personal characteristics of the jurors.
Juror comprehension is considered paramount to high-quality decision making and fair and
just adjudication. Attorneys and judges use a variety of techniques to serve the individual
Ohio Court Futures Commission REVISED DRAFT 12/29/99 49
learning needs of the jurors and enhance jury participation. Court practices support a juror’s
need to participate in an informed and involved manner and encourage the use tools which
enhance the decision-making process.
1. Summary of concepts regarding jury trials and jury reform
Juries are the essence of democracy in our courtroom. The belief that citizens should be
judged by their peers is held more strongly in our country than in any other. Thomas Jefferson
described the citizen jury as “the only anchor by which a government can be held to the
principles of its Constitution”. (Chief Justice Thomas J. Moyer, State of the Judiciary Address
to the 122nd General Assembly, February 12, 1997.)
In the future, jury trials will continue to be an important method of resolving disputes and an
important part of our court system. In fact, there is no more important public duty than jury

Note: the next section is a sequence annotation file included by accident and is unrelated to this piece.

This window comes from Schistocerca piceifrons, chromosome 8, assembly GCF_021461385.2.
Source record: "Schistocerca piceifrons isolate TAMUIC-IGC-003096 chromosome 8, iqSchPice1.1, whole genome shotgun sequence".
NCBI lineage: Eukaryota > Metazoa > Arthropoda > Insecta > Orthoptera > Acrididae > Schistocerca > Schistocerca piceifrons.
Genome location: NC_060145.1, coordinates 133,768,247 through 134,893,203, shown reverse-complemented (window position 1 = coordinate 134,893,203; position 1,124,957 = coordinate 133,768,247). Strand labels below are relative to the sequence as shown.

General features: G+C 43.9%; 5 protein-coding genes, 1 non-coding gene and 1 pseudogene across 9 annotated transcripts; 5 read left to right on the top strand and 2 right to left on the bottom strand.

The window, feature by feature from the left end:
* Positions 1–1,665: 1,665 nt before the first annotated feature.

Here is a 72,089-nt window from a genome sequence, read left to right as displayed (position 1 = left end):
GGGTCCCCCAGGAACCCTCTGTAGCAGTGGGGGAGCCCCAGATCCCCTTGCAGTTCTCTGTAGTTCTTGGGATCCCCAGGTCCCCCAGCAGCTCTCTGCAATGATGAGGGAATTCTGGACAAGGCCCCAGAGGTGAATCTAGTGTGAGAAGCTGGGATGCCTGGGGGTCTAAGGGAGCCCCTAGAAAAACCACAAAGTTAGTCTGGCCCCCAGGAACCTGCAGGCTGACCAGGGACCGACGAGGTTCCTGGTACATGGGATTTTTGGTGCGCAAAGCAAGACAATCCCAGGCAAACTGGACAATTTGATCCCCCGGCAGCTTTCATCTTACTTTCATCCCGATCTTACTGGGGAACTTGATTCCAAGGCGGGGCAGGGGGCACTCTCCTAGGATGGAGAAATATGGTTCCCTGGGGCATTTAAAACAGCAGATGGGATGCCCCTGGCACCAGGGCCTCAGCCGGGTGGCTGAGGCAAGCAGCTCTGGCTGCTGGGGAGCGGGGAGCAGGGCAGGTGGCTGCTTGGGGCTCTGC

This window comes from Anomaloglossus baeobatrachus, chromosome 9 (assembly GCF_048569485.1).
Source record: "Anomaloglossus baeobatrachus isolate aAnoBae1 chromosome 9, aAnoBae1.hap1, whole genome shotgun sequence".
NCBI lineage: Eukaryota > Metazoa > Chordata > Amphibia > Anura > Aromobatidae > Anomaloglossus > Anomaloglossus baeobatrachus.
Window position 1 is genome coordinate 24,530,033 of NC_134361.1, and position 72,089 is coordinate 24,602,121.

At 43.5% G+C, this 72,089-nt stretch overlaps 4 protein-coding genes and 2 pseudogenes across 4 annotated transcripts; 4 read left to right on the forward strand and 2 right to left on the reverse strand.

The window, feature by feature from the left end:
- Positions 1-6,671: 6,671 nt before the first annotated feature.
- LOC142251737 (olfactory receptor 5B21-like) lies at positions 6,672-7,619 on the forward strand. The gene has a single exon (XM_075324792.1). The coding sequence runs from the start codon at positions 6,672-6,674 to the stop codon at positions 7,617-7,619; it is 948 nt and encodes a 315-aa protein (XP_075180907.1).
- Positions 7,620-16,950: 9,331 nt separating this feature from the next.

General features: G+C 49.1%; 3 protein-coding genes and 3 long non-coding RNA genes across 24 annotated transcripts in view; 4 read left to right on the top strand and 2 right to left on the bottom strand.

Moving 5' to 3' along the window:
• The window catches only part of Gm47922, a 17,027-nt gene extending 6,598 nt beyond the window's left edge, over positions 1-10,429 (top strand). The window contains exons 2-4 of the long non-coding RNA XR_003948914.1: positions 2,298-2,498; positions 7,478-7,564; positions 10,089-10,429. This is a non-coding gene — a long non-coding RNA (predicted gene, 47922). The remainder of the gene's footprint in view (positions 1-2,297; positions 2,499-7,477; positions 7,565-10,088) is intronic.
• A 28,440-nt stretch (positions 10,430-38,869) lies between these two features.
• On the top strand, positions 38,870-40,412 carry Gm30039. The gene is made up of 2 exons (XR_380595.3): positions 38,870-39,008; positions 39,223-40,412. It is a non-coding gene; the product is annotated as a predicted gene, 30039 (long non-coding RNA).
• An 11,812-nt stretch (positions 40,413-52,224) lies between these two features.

service. In the past, there was the perception that jury service was uncomfortable and
unpleasant. Unfortunately, the perception was not always incorrect. In some courts jurors
were kept in cramped, crowded rooms, often with little to do. Often, little effort was made to
make efficient use of jurorís time and the convenience, comforts, and compensation were
minimal. In addition, over the years, statutory exemptions for certain occupations evolved, and
persons over the age of 70 were exempted from jury service.
Over the last 15 years, numerous efforts have been made across the country to improve the
quality of juror service by eliminating exemptions, making jury service as convenient and
comfortable as possible, and providing adequate compensation and expenses. Efforts have been
made to expand the jury pools to reflect the diversity of the jurisdiction. In addition, there have
Ohio Court Futures Commission REVISED DRAFT 12/29/99 50
been efforts to enhance jurorsí ability to participate in the trial in an informed and involved
In 1997, Chief Justice Thomas J. Moyer, in his State of the Judiciary address to the Ohio
General Assembly, called for jury reforms, legislation to eliminate all occupational and age
exemptions from jury service and increase the compensation for jury duty, which does not
always cover the individualís costs for parking and lunch. In 199_, the General Assembly
enacted _____ Bill No. [ask Rick Dove for details].
On the basis of its research and study, the Commission concluded that jury service is one of